full.data\$Division = factor(full.data\$Division, levels = c("Premier League", "Championship", "League 1",
"League 2","Conference"))

ggplot(full.data, aes(date, bookieres, colour=Division)) +
stat_smooth(size = 1.25, alpha = 0.2) +
labs(x = "Year", y = "Uncertainty") +
theme_bw() +
theme(legend.position="bottom") +
theme(axis.text=element_text(size=20),
axis.title=element_text(size=20),
legend.title = element_text(size=20),
legend.text = element_text(size=20))
```

# Kalkalash! Pinpointing the Moments “The Simpsons” became less Cromulent

Whenever somebody mentions “The Simpsons” it always stirs up feelings of nostalgia in me. The characters, uproarious gags, zingy one-liners, and edgy animation all contributed towards making, arguably, the greatest TV ever. However, it’s easy to forget that as a TV show “The Simpsons” is still ongoing—in its twenty-fourth season no less.

For me, and most others, the latter episodes bear little resemblance to older ones. The current incarnation of the show is stale, and has been for a long time. I haven’t watched a new episode in over ten years, and don’t intend to any time soon. When did this decline begin? Was it part of a slow secular trend, or was there a sudden drop in the quality, from which there was no recovery?

To answer these questions I use the Global Episode Opinion Survey (GEOS) episode ratings data, which are published online. A simple web scrape of the “all episodes” page provides me with 423 episode ratings, spanning from the first episode of season 1, to the third episode of season 20. After S20E03, the ratings become too sparse, which is probably a function of how bad the show, in its current condition, is. To detect changepoints in show ratings, I have used the R package changepoint. An informative introduction of both the package and changepoint analyses can be found in this accompanying vignette.

The figure above provides a summary of my results. Five breakpoints were detected. The first occurring in the first episode of the ninth season: The City of New York Vs. Homer Simpson. Most will remember this; Homer goes to New York to collect his clamped car and ends up going berserk. Good episode, although this essentially marked the beginning of the end.

According to the changepoint results, the decline occurred in three stages. The first lasted from the New York episode up until episode 11 in season 10. The shows in this stage have an average rating of about 7, and the episode where the breakpoint is detected is: Wild Barts Can’t Be Broken. The next stage roughly marks my transition, as it is about this point that I stopped watching. This stage lasts as far as S15E09, whereupon the show suffers the further ignominy of another ratings downgrade. Things possibly couldn’t get any worse, and they don’t, as the show earns a minor reprieve after the twentieth episode of season 18.

So now you know. R code for the analysis can be found in the below.

```# packages
library(Hmisc) ; library(changepoint)
# clear ws
rm(list=ls())

# webscrape data
page1 = "http://www.geos.tv/index.php/list?sid=159&collection=all"

# pick out lines with ratings
means = '<td width="60px" align="right" nowrap>'
epis = home1[grep(means, home1)]
epis = epis[57:531]
epis = epis[49:474]

# prune data
loc = function(x) substring.location(x,"</span>")\$first[1]
epis = data.frame(epis)
epis = cbind(epis,apply(epis, 1, loc))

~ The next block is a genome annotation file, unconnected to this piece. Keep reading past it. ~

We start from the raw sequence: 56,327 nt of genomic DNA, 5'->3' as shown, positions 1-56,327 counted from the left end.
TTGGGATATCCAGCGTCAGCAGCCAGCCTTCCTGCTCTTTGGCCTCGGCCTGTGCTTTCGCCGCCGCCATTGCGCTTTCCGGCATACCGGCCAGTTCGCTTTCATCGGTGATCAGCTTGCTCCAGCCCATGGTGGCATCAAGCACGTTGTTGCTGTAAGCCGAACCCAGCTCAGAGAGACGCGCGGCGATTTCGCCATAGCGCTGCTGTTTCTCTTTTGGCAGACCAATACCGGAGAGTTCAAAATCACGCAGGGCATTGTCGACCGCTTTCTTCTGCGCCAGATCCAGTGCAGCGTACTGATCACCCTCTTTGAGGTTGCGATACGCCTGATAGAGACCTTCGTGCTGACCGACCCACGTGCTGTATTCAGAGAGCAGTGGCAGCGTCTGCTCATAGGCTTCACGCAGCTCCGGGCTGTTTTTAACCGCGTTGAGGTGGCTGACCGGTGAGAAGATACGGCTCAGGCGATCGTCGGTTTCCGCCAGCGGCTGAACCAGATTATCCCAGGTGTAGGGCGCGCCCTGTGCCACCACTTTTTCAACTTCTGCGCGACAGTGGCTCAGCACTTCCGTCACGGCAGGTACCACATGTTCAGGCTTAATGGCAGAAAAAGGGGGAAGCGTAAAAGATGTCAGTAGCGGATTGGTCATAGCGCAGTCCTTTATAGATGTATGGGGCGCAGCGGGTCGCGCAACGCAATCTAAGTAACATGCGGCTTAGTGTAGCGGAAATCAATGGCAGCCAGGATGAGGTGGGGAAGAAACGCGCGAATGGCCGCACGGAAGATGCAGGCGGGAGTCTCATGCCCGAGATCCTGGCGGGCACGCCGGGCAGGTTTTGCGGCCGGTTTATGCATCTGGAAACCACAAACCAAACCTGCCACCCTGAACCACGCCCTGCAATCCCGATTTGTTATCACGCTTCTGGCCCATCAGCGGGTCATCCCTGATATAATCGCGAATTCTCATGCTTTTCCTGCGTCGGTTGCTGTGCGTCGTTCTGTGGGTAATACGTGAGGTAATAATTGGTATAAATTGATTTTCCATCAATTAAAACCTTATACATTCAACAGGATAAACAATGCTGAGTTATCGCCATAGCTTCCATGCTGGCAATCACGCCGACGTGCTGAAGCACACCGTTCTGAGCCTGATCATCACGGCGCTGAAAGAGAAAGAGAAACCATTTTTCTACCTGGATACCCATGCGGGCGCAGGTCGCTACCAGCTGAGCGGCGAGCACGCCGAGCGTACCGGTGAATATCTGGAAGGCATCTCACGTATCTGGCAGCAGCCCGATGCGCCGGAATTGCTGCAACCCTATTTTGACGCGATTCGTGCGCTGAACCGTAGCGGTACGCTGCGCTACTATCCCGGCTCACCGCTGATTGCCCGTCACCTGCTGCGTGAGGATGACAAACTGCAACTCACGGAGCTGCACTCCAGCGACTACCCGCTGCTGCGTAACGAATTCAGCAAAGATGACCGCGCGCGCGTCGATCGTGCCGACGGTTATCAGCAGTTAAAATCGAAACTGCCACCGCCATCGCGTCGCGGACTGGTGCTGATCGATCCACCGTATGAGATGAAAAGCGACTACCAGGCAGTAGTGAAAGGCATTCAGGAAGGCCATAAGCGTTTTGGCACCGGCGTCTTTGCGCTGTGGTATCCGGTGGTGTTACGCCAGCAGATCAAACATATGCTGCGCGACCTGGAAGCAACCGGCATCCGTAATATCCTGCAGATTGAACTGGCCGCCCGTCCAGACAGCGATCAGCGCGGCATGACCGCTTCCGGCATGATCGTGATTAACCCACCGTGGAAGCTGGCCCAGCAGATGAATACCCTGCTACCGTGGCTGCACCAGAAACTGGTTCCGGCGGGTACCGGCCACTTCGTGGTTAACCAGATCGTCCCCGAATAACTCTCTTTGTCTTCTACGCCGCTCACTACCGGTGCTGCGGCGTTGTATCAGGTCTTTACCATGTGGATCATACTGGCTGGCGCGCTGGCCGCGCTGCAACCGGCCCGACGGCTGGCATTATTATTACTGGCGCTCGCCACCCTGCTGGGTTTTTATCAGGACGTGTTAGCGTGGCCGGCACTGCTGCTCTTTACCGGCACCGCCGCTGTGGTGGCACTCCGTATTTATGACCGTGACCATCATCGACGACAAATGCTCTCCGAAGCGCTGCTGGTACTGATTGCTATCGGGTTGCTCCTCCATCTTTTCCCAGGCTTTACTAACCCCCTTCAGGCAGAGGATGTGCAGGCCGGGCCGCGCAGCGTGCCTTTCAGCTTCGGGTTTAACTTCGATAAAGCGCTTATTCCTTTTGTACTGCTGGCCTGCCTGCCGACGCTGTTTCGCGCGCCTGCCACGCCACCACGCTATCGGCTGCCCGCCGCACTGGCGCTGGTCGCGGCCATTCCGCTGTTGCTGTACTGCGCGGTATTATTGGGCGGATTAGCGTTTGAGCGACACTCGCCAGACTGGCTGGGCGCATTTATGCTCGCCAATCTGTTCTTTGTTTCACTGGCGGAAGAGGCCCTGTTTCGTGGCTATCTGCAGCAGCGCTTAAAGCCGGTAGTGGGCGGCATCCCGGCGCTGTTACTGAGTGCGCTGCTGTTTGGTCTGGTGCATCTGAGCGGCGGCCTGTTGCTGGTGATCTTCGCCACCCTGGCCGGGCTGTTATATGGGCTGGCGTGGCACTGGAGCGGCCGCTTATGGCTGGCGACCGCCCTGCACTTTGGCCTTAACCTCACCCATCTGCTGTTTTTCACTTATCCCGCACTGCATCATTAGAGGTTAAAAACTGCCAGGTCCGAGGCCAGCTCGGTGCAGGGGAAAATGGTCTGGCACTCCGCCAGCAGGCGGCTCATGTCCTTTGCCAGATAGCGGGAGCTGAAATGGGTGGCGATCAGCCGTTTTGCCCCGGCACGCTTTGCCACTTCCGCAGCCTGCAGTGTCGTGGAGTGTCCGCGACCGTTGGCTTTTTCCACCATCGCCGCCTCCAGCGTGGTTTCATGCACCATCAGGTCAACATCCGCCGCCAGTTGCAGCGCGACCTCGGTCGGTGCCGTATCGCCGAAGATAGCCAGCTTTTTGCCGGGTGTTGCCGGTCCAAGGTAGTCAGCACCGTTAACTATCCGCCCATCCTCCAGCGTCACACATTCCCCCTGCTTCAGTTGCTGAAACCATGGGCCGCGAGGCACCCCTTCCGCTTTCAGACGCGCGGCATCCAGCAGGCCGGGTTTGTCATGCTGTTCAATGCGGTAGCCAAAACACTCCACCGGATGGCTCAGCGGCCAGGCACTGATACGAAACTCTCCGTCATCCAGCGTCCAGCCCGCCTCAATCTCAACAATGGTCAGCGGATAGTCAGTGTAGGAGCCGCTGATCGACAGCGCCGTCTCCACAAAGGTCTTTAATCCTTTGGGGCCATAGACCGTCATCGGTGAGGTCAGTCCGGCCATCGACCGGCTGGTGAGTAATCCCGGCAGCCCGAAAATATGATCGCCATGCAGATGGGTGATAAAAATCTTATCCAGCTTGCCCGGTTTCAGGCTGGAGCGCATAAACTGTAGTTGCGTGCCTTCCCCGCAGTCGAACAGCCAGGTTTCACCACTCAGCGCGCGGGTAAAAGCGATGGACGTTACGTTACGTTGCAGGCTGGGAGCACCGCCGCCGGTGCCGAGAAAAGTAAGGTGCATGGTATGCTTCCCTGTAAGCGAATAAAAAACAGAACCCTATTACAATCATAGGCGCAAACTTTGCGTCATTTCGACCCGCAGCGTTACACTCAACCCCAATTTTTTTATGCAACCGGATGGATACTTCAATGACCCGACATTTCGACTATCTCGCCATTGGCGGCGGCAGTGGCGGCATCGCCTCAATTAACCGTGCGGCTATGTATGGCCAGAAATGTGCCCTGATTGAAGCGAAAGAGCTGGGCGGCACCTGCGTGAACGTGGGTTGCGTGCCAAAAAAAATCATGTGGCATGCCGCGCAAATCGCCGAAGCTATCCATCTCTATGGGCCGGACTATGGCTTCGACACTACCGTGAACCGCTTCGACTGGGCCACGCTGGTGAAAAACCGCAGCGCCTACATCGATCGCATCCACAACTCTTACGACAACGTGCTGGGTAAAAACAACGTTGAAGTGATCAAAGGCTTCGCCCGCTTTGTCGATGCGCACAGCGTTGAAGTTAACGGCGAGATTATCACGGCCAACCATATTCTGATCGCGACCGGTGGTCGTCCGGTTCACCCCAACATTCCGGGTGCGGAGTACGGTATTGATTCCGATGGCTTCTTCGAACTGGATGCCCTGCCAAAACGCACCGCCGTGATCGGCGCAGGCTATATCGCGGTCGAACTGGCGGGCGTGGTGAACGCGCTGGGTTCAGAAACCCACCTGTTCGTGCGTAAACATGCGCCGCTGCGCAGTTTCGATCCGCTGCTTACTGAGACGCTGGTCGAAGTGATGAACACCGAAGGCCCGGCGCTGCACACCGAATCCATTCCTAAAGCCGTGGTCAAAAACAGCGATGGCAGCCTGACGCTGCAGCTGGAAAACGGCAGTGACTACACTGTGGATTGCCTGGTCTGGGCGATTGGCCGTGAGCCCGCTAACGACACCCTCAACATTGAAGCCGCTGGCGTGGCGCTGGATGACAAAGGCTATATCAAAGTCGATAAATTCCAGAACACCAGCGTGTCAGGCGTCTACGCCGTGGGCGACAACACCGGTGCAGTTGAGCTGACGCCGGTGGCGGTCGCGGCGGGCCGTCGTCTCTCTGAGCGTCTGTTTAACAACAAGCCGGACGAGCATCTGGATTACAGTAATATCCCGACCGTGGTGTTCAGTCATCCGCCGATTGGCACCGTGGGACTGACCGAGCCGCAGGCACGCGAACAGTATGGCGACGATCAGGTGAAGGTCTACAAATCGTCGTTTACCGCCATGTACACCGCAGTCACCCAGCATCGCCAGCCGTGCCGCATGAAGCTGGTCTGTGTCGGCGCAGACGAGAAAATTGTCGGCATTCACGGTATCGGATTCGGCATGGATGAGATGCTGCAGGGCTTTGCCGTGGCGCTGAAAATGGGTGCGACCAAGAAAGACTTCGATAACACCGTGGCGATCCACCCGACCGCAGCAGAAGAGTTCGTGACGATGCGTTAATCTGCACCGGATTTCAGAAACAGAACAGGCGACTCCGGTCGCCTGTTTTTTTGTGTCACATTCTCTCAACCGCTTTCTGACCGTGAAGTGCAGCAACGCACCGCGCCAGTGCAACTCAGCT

epis\$cut = NA
for(i in 1:dim(epis)[1]){
epis[i,3] = substr(epis[i,1], epis[i,2]-4, epis[i,2]-1)
}
#create data frame
ts1 = data.frame(rate=epis\$cut, episode=50:475)
# remove out of season shows and movie
ts1 = ts1[!(ts1\$episode %in% c(178,450,451)),]
# make numeric
ts1\$rate = as.numeric(as.character(ts1\$rate))

# changepoint function
mean2.pelt = cpt.mean(ts1\$rate,method='PELT')

# plot results
plot(mean2.pelt,type='l',cpt.col='red',xlab='Episode',
ylab='Average Rating',cpt.width=2, main="Changepoints in 'The Simpsons' Ratings")

# what episodes ?
# The City of New York vs. Homer Simpson
# Wild Barts Can't Be Broken
# I, (Annoyed Grunt)-Bot -
# Stop Or My Dog Will Shoot!
```

# BMR: Bayesian Macroeconometrics in R

The recently released BMR package, short for Bayesian Macroeconometrics with R, provides a comprehensive set of powerful routines that estimate Bayesian Vector Autoregression (VAR) and Dynamic Stochastic General Equilibrium (DSGE) models in R.

The procedure of estimating both Bayesian VAR and DSGE models can represent a great computational burden. However, BMR removes a lot of this burden, performing the most computationally demanding procedures using C++, which is ported into R with the Rcpp package in a manner similar to that of the recently released STAN package.

Despite the complexity of these models, the package itself is very easy to use. Furthermore, the package’s author has provided an awesome vignette that explains both the theory underlining these models, and examples of their use.

# Time-Series Policy Evaluation in R

Quantifying the success of government policies is clearly important. Randomized control trials, like those conducted by drug companies, are often described as the ‘gold-standard’ for policy evaluation. Under these, a policy is implemented in/to one area/group (treatment), but not in/to another (control). The difference in outcomes between the two areas or groups represents the effectiveness of the policy.

Unfortunately, there many circumstances in which governments introduce policies and are not able to measure how are well, if at all, they work. A good example of this is childhood vaccinations against disease, since it is unethical to deny some children a potentially life-saving treatment. This makes evaluating these policies difficult, because there is no counterfactual event, i.e. everyone gets the treatment (in this case vaccination).